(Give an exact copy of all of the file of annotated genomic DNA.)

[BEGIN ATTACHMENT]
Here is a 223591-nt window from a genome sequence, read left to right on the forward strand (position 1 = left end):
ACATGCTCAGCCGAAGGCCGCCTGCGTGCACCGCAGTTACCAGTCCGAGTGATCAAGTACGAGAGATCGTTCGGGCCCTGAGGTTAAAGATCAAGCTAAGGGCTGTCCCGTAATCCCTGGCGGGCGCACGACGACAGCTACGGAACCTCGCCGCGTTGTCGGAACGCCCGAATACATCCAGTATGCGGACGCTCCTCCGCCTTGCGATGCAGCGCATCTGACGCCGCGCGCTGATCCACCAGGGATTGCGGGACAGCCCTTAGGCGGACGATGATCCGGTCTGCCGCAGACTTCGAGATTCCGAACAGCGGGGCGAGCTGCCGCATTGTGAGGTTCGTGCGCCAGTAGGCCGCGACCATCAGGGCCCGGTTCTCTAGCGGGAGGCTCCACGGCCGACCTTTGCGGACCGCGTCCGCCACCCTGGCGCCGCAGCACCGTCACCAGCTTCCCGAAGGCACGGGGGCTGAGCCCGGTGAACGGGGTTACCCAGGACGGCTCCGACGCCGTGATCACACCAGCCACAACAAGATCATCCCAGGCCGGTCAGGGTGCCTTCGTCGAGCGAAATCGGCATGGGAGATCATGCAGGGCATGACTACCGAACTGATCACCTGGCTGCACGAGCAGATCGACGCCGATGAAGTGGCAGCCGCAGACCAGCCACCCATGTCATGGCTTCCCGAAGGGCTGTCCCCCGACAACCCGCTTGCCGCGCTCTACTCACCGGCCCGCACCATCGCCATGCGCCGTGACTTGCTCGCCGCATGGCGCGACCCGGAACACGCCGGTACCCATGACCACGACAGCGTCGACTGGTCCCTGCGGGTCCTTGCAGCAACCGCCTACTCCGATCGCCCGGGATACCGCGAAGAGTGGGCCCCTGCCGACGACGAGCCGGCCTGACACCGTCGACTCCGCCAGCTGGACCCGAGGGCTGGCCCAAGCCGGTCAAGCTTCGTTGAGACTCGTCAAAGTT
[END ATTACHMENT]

Here is a 223591-nt window from a genome sequence, read left to right on the forward strand (position 1 = left end):
ACATGCTCAGCCGAAGGCCGCCTGCGTGCACCGCAGTTACCAGTCCGAGTGATCAAGTACGAGAGATCGTTCGGGCCCTGAGGTTAAAGATCAAGCTAAGGGCTGTCCCGTAATCCCTGGCGGGCGCACGACGACAGCTACGGAACCTCGCCGCGTTGTCGGAACGCCCGAATACATCCAGTATGCGGACGCTCCTCCGCCTTGCGATGCAGCGCATCTGACGCCGCGCGCTGATCCACCAGGGATTGCGGGACAGCCCTTAGGCGGACGATGATCCGGTCTGCCGCAGACTTCGAGATTCCGAACAGCGGGGCGAGCTGCCGCATTGTGAGGTTCGTGCGCCAGTAGGCCGCGACCATCAGGGCCCGGTTCTCTAGCGGGAGGCTCCACGGCCGACCTTTGCGGACCGCGTCCGCCACCCTGGCGCCGCAGCACCGTCACCAGCTTCCCGAAGGCACGGGGGCTGAGCCCGGTGAACGGGGTTACCCAGGACGGCTCCGACGCCGTGATCACACCAGCCACAACAAGATCATCCCAGGCCGGTCAGGGTGCCTTCGTCGAGCGAAATCGGCATGGGAGATCATGCAGGGCATGACTACCGAACTGATCACCTGGCTGCACGAGCAGATCGACGCCGATGAAGTGGCAGCCGCAGACCAGCCACCCATGTCATGGCTTCCCGAAGGGCTGTCCCCCGACAACCCGCTTGCCGCGCTCTACTCACCGGCCCGCACCATCGCCATGCGCCGTGACTTGCTCGCCGCATGGCGCGACCCGGAACACGCCGGTACCCATGACCACGACAGCGTCGACTGGTCCCTGCGGGTCCTTGCAGCAACCGCCTACTCCGATCGCCCGGGATACCGCGAAGAGTGGGCCCCTGCCGACGACGAGCCGGCCTGACACCGTCGACTCCGCCAGCTGGACCCGAGGGCTGGCCCAAGCCGGTCAAGCTTCGTTGAGACTCGTCAAAGTT